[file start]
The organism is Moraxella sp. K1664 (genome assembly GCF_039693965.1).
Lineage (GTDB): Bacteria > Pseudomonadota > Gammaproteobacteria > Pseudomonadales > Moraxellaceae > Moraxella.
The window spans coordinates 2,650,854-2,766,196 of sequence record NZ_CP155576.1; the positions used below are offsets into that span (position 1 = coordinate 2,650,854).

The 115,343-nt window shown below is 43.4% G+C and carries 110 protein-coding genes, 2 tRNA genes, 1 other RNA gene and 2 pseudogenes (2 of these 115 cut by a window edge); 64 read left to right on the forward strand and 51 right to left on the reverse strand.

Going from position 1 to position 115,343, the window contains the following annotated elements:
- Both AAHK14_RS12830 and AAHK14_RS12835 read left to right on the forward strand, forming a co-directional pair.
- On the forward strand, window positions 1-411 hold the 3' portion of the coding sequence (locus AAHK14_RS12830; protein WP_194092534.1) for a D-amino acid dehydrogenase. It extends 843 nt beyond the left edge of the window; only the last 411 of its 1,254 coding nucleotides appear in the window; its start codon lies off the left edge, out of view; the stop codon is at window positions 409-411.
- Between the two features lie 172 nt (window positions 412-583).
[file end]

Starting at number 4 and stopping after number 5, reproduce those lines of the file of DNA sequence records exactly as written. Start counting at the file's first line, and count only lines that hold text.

The 115,343-nt window shown below is 43.4% G+C and carries 110 protein-coding genes, 2 tRNA genes, 1 other RNA gene and 2 pseudogenes (2 of these 115 cut by a window edge); 64 read left to right on the forward strand and 51 right to left on the reverse strand.

Going from position 1 to position 115,343, the window contains the following annotated elements: